Shipworms appear to be good drugmakers, and while studying them elsewhere, the team has discovered compounds that are now making their way through the early stages of drug development.
Their pharmaceutical talent might be explained by bacteria living in their gills, which send enzymes to the gut to help shipworms break down wood. Somehow, this process also leaves the gut nearly sterile, suggesting antibiotics might be at play. And Dr. Haygood says that any compounds they find have already gone through millions of years of pre-screening in the bodies of evolving shipworms. This makes them likely to be less toxic to humans than drugs that are whipped up in a lab.
Each species, they have found, has a distinct and different set of bacterial partners, or symbionts. In their view, every unstudied species, every specimen, is potentially an unopened treasure chest of unimagined chemical combinations. And a site like the underwater forest might be concealing millions of unknown bacteria.
Popular yet unknown, and desperately vulnerable
In 2005, a fisherman off Alabama’s Gulf Coast wondered why he was catching so many fish at one spot. The seafloor in this area was mostly featureless sand. For decades, people have dumped junk in the water, from washing machines to World War II tanks and bombers, to attract fish. But no such structures had been dropped where he was pulling up such a catch; they’d have shown up on his fishfinder.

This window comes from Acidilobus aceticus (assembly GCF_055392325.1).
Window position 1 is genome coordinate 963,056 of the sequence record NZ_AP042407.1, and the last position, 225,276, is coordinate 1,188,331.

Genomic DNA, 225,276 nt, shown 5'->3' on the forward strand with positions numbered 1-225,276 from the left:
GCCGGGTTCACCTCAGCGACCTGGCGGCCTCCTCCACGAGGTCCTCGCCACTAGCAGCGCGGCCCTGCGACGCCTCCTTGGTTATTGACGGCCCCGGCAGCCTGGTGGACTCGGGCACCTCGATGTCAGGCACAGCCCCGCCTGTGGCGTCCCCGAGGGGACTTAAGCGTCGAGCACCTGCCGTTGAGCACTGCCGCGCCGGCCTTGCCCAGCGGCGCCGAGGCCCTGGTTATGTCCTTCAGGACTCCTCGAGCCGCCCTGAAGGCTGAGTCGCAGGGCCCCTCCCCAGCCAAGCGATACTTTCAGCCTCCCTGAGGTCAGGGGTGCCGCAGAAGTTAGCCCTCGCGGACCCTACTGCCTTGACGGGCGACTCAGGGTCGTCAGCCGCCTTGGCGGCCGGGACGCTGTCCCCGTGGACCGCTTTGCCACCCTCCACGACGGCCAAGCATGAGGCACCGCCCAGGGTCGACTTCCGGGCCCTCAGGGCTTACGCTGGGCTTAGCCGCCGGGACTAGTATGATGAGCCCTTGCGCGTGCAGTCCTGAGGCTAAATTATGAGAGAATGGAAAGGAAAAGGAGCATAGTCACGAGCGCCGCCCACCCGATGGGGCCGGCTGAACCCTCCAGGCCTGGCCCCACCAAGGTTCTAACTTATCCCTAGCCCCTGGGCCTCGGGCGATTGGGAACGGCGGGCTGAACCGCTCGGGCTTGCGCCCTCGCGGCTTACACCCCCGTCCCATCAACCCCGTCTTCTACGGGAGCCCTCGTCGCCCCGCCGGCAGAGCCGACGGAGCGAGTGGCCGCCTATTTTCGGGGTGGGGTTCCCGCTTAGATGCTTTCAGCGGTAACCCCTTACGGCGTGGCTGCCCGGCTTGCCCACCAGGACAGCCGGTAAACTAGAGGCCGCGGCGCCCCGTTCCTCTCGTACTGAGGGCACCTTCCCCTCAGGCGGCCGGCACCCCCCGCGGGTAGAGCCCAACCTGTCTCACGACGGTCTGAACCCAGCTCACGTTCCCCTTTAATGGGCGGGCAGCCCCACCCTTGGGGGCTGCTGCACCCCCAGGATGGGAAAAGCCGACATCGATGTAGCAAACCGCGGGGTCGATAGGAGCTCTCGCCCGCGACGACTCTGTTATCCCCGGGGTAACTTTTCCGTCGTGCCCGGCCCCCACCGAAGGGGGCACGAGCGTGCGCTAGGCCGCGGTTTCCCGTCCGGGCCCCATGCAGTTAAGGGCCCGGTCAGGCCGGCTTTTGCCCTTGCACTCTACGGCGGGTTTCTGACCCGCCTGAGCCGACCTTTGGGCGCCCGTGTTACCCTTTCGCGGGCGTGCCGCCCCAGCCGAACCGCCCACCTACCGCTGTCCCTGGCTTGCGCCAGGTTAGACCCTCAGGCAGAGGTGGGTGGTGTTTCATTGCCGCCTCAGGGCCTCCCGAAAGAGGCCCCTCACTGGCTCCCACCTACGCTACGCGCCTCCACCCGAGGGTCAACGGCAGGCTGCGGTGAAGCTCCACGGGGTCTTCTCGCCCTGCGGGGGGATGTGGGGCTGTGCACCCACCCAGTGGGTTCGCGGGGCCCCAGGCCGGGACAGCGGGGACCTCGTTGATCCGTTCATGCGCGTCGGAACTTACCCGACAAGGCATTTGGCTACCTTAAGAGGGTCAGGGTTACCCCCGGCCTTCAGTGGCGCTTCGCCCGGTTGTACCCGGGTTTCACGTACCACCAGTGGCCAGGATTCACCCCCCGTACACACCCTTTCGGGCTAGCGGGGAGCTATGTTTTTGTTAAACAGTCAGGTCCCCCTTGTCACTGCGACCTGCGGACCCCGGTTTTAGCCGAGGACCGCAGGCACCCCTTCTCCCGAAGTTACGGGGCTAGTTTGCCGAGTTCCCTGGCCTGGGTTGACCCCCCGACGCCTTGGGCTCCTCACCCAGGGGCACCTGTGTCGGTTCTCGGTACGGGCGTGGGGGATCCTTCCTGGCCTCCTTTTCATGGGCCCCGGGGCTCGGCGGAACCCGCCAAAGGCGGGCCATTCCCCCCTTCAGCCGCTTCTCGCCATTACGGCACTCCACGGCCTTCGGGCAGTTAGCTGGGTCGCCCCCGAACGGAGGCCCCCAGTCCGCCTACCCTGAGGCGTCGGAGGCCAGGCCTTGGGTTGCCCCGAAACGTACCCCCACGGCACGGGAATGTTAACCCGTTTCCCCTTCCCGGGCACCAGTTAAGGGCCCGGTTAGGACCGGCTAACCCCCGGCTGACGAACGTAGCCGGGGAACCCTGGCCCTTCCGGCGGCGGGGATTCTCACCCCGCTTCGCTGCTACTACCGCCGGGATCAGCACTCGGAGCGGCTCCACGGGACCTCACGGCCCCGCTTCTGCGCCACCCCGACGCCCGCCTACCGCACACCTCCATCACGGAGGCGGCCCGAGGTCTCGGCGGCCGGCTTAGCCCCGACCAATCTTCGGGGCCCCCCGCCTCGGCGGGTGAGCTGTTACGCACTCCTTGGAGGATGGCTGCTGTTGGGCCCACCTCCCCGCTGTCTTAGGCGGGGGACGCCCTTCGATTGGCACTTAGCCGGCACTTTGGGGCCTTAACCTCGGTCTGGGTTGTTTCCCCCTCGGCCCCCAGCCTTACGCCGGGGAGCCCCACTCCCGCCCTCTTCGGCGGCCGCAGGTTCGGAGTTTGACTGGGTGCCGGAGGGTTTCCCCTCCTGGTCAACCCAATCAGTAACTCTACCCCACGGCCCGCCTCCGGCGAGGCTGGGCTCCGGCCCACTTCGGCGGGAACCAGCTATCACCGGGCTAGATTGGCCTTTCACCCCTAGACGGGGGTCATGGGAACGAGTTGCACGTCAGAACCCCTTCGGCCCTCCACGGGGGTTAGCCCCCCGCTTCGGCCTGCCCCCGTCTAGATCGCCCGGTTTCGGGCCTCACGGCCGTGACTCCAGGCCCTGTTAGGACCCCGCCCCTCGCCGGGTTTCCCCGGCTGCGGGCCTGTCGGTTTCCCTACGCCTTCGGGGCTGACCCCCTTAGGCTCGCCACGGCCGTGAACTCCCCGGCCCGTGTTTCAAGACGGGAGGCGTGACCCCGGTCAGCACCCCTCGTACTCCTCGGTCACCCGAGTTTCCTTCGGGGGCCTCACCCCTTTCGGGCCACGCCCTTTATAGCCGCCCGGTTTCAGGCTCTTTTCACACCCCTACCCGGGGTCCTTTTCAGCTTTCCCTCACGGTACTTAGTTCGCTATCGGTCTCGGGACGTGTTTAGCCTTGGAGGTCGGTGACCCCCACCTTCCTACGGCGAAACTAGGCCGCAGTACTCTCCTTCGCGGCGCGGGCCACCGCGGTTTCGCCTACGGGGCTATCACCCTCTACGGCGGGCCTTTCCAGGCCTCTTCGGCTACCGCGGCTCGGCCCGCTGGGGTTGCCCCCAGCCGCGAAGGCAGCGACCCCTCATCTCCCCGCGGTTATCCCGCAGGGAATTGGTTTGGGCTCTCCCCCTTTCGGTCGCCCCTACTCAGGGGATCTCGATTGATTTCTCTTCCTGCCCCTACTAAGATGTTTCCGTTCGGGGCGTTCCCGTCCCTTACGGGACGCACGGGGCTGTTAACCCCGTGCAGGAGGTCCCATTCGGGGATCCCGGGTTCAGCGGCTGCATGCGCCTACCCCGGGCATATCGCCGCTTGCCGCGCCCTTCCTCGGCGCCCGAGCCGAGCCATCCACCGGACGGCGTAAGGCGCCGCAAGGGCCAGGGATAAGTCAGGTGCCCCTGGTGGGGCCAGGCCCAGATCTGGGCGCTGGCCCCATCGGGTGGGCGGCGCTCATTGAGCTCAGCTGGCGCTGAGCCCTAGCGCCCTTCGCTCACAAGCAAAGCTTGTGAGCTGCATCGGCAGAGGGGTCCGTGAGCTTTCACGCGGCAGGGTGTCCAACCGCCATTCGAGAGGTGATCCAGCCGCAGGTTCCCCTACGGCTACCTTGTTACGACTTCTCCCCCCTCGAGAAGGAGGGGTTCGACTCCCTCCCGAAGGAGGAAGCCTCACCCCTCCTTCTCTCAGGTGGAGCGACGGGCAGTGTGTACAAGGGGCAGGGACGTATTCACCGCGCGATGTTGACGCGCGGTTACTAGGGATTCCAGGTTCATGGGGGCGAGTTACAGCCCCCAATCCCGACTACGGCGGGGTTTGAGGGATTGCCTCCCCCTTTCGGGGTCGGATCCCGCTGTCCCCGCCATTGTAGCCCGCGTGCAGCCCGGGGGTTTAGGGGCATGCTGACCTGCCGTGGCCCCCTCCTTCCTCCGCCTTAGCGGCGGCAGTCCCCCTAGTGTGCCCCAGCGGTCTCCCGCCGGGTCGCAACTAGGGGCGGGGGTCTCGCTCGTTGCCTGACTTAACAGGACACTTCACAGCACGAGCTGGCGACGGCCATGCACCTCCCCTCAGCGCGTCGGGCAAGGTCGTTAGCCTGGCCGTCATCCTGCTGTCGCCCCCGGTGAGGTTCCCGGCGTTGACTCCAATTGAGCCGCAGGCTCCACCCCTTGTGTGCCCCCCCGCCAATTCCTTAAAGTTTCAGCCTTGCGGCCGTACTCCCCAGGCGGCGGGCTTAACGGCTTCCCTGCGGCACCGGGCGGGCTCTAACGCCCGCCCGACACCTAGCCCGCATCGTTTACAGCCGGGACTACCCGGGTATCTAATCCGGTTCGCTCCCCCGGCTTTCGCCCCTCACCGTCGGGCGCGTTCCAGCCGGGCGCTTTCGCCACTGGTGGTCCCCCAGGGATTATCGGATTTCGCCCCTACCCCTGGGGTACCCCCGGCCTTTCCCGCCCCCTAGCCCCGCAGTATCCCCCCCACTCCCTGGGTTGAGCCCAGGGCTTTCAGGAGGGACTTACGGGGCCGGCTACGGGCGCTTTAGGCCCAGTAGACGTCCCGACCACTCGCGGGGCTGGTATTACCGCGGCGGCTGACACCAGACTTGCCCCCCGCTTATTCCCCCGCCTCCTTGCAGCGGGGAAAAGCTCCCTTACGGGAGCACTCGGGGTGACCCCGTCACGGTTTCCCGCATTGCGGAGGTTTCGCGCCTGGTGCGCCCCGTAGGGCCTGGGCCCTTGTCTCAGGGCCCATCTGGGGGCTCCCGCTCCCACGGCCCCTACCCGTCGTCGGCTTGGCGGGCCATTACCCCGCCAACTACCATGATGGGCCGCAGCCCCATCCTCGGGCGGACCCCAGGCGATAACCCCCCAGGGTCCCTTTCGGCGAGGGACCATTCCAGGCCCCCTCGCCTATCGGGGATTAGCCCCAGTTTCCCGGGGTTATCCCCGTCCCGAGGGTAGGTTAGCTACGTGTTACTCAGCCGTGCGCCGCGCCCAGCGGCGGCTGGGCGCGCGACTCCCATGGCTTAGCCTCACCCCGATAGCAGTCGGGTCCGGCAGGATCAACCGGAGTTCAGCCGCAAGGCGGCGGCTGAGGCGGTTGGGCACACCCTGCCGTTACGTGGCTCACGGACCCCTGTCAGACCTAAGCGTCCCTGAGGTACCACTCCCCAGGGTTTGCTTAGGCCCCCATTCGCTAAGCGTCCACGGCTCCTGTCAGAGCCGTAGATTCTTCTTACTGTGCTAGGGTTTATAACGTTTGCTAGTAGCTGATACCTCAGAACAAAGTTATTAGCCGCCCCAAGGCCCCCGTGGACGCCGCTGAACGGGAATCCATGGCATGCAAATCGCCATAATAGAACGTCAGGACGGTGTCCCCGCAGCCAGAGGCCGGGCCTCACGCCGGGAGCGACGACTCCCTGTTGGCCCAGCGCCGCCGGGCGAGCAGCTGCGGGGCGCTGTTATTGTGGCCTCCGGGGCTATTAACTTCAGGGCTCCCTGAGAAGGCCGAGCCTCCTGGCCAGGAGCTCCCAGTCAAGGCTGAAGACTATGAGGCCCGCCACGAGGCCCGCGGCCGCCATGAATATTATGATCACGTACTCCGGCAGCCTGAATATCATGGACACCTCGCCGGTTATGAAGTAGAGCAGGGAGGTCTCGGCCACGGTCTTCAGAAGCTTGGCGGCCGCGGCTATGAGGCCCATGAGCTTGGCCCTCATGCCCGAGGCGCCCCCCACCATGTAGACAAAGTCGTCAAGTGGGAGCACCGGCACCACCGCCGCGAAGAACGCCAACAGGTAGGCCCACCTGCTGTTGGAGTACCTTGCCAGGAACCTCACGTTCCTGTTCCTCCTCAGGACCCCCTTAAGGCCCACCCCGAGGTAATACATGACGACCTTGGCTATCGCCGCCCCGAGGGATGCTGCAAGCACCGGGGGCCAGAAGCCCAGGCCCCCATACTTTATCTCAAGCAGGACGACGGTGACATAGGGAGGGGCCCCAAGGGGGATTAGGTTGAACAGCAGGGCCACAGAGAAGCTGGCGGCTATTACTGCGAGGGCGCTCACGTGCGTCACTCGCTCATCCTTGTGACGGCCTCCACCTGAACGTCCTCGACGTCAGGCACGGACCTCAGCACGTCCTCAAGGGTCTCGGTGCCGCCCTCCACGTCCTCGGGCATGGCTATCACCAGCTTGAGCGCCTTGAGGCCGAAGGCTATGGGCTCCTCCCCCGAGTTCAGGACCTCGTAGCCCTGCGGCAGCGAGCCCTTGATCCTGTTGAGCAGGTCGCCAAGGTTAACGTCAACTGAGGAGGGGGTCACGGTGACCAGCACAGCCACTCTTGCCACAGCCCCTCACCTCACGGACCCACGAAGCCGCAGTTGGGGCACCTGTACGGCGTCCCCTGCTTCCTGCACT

He called a local dive shop to check it out. The owner discovered trees on the seafloor and he knew the area was special. But why were the trees there?
Determined to find out, the diver eventually trusted the site with Ben Raines, a reporter then working for the website AL.com, who promised to find scientists to help. Mr. Raines, also an environmentalist and diving student, started publishing stories about the forest, and soon received a call from Kristine De Long, a paleoclimatologist at Louisiana State University.
Mr. Raines made a documentary, “The Underwater Forest,” which brought the forest national media attention. Loggers and furniture makers, keen to harvest the trees for coffee tables or guitars, began sniffing around. Some offered small fortunes for the coordinates.